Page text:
Selective Memory

Picture a 1920s dress and hat, trying to imagine the style, fabric and color.

What comes to mind as you picture the dress? Does it have a drop-waist? A hemline that stops just below the knee? Is it sleeveless? Is the skirt fitted, gathered or pleated? Does it have a straight hemline or an uneven one?  Is the dress fabric you’re picturing rather light-colored (pastels?) and floaty, like silk chiffon? Or maybe black, adorned with beads or embroidery?

How about the hat? Did you picture a round cloche? Was it a summer hat made of straw or raffia? Or a winter hat made of wool?

Where did your image of the 1920s dress and hat come from? Did you draw from images from the film The Great Gatsby (and then, 1974 or the 2013 version?) or maybe the HBO series Boardwalk Empire?

Did the dress and hat you imagined look anything like this?

 

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I’d like to have something to wear to a 1920s-themed event, like the Jazz Age Lawn Party or to a speakeasy bar.

The pattern pictured above is a genuine 1921 pattern. The hat is a 1920s hat that I’ve had for years, displayed in my sewing room in a clear hat box. I’ve purchased linen fabric in the yellow-cream and light orange that matches the hat’s embroidery.

Yet I find myself hesitating to cut out the pattern pieces. I keep thinking, “Does the pattern really look 20s enough? I mean, aren’t those exaggerated wavy lines in the design more mod 1960s or 1970s than 1920s? And what about that skirt on the dress? Doesn’t it read more 1930s? And isn’t the skirt kind of frumpy? Does the hat look enough like a cloche?”

And here I am caught up in the irony of having genuine 1920s articles, and wondering if they look “authentically” 1920s.  I’ve been thinking of making the pattern with a different skirt style – maybe pleated or handerkerchief – in order to give it a more “20s look.”

I’ve been reading Heike Jenss’s book Fashioning Memory: Vintage Culture and Youth Style and it’s helped me understand why I’m questioning the “20s-ness” of my pattern. It turns out we have a selective cultural memory of what 1920s (or any past decade’s) style is. My 20s patterns doesn’t look 20s enough because I’m drawing off only the most iconic images of how that era has been reproduced in popular culture in films like Midnight in Paris or the television series Downtown Abbey.  Costume designers regularly allow present styles to influence how they reproduce the past. So, for example, the 2013 version of The Great Gatsby features much more fitted versions of flapper dresses than actually was the style. It’s no surprise – every vintage store owner I’ve ever talked to about wearing 20s  has told me that most women look terrible in the flat-chested, straight-sided, sack-like dresses of that era. But like most vintage enthusiasts, I’m highly influenced by the present in my imagining of what constitutes “the look” of the past. And so, just like a costume designer, I’m highly likely to alter the pattern’s style to give it a more shapely look that I can more easily wear in the present day. And then my altered “authentic” 20s dress will continue to shape how we today imagine the 1920s.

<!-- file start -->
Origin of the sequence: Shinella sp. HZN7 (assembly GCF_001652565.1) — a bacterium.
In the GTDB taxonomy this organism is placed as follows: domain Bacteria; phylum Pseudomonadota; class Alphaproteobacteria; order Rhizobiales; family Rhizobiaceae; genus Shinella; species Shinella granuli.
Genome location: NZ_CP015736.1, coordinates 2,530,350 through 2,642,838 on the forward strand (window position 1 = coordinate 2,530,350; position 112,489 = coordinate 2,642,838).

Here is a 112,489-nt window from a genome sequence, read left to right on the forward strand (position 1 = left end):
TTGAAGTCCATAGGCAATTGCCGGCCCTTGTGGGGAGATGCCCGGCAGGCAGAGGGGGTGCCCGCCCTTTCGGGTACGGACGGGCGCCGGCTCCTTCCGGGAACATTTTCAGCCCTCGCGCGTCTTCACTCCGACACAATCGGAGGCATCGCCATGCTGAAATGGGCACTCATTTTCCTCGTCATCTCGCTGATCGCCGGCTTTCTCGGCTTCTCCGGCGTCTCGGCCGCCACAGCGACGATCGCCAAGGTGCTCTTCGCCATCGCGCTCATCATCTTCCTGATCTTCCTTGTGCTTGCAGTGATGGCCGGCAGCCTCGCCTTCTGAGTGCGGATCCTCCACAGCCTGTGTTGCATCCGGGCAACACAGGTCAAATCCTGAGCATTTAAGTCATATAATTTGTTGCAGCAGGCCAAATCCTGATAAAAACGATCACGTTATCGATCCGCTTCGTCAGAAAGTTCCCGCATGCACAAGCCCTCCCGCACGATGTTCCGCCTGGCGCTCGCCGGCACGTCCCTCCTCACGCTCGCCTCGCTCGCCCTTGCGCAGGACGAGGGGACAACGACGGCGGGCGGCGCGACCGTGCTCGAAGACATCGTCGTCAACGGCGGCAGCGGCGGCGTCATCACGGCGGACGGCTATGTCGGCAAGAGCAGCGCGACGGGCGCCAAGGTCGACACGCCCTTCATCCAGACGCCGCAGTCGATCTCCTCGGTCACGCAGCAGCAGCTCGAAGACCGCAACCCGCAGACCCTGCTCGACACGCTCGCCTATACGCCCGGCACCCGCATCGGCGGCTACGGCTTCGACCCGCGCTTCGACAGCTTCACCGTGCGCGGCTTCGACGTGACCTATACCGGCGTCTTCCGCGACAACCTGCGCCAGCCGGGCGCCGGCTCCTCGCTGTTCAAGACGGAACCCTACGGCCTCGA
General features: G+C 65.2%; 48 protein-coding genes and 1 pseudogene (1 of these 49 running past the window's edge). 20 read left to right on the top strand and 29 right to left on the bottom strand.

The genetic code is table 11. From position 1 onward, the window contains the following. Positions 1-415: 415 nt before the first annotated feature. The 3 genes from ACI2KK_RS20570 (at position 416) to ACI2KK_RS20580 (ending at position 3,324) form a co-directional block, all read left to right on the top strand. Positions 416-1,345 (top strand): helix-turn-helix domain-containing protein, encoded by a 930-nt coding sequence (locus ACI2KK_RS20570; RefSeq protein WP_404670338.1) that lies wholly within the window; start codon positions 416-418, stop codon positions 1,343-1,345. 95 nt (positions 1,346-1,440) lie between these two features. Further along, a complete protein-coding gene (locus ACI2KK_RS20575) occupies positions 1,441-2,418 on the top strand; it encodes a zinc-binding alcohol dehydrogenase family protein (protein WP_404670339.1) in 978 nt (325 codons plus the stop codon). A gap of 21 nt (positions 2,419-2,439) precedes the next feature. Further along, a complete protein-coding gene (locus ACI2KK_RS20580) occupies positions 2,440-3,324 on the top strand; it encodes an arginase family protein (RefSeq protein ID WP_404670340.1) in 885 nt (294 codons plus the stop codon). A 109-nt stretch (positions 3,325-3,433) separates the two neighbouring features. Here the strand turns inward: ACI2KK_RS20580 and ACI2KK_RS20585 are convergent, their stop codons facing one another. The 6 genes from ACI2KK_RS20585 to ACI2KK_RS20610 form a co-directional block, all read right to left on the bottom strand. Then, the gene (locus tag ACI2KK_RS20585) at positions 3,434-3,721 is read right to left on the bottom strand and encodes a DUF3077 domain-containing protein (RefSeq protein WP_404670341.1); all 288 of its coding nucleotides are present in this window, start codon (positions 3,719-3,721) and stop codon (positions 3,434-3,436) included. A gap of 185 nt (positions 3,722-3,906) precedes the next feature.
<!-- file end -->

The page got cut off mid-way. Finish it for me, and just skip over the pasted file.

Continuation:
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“We are gathered here today to get through this thing called life”

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“Thinking about how we mourn artists we’ve never met. We don’t cry because we knew them, we cry because they helped us know ourselves.”

Thus Juliette@ElusiveJ on Twitter so eloquently put it. I’ve been thinking about this quote all weekend, as I binge-listen to Purple Rain and favorite songs like “7” and “Raspberry Beret” (the kind you find in a secondhand store). I listen and remember how Prince and the 1980s Minneapolis scene rocked me through my young adulthood.

I won the Purple Rain album at my high school senior prom. I remember dancing with abandon to “Let’s Go Crazy” in a peach-colored lace tea-length dress (a retro 1950s-style). When I saw the film Purple Rain (movies came later than soundtrack albums to rural North Dakota), I was fascinated with the urban scenes – First Avenue, Lake Minnetonka (actually, Cedar Lake playing the role of Lake Minnetonka), and the Crystal Court of IDS Center. When I arrived in Minneapolis in Fall 1985 for college, I was so excited to explore the city. I’d go dancing with friends at First Avenue. I’d scan the dark edges of the club, hoping to see Prince for the first 10 minutes I was there, and then I’d forget all about celebrity sighting. The multi-colored lights flashed, the beat pounded,  and I would dance with friends, feeling like we were somewhere.

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The 1980s Minneapolis of my memory has a lavender glow. The neighborhood around First Avenue had more character then with its dive bars like Moby Dicks, or nearby Shinders with its comic books and enormous magazine section. We would visit the Chain of Lakes in the wee hours of the morning (usually Lake Calhoun), whispering and giggling, feeling transgressive. I would also go on urban explorations alone, walking in the early morning from Augsburg College in the Cedar Riverside neighborhood to Nicollet Mall in downtown. I walked along the Mississippi almost daily, and to the old Dinkytown (before it became a sea of student housing) on a weekly basis. I’d check out nearly every free concert and local festival. I learned how to be an independent, curious, confident young woman then, and part of what inspired my urban and personal exploration was the fantasy Minneapolis depicted in Purple Rain.